Home » Astronomers discover new moons of Uranus and Neptune | Telescopes | Magellan

Astronomers discover new moons of Uranus and Neptune | Telescopes | Magellan

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Astronomers discover new moons of Uranus and Neptune | Telescopes | Magellan

Astronomers Discover Three New Moons Orbiting Uranus and Neptune

In a groundbreaking discovery, astronomers have found three new moons orbiting Uranus and Neptune. The find was made through ground telescopes, marking the first time in over two decades that a new moon of Uranus has been observed.

The Carnegie Institution for Science in Washington, D.C. announced the discovery on February 23. According to researcher Scott S. Sheppard, the newly discovered moons are currently the faintest known satellites of their respective planets. Through specialized imaging processing, these blurry objects were able to be observed.

Of the three new moons, one orbits Uranus and has been tentatively named S/2023 U1. This tiny satellite is only 8 kilometers in diameter and takes 680 days to complete an orbit around Uranus. Following naming conventions, it will be officially named after a character from a play by William Shakespeare.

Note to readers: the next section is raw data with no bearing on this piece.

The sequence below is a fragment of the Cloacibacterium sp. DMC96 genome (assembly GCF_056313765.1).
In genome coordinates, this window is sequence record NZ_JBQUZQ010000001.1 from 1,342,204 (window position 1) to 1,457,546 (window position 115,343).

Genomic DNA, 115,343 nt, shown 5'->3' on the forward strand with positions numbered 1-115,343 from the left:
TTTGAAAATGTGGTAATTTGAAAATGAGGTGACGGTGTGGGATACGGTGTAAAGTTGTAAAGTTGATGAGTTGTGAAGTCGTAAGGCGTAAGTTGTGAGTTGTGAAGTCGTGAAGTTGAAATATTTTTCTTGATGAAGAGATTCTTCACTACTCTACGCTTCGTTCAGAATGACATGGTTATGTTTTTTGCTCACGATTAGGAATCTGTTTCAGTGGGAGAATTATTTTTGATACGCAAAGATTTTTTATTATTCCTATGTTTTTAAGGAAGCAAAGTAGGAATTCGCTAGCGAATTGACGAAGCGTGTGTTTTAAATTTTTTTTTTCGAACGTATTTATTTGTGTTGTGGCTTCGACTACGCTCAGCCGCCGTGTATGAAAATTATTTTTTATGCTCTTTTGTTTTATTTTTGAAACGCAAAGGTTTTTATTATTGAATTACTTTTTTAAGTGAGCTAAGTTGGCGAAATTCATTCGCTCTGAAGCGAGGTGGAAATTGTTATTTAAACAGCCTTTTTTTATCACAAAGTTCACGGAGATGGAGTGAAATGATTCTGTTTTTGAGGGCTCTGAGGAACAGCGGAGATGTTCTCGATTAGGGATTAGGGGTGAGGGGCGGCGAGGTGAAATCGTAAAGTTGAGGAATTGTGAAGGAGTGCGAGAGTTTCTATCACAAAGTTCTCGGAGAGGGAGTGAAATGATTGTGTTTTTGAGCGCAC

Sheppard, using the Magellan telescopes in Chile, first observed S/2023 U1 on November 4, 2023. Collaborating with scientists from NASA’s Jet Propulsion Laboratory, the existence of the new moon was confirmed in subsequent observations.

Additionally, Sheppard discovered two new moons orbiting Neptune in September 2021 – S/2002 N5 and S/2021 N1. These satellites have diameters of approximately 23 kilometers and 14 kilometers, respectively, and have varying orbital periods around Neptune.

The distant, non-concentric, and tilted orbits of these moons suggest they were captured by the gravity of Uranus and Neptune during the early formation of the solar system. Shepard notes that all giant planets in the solar system have similar outer moon structures.

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With the addition of S/2023 U1, Uranus now boasts a total of 28 satellites. Understanding how these outer moons were captured could provide valuable insights into the early days of the solar system and the movements of outer solar system planets.

As space missions to explore Uranus and Neptune are in the planning stages, astronomers hope to learn more about these newly discovered moons in the future. This discovery emphasizes the importance of further exploration and study of outer solar system bodies.

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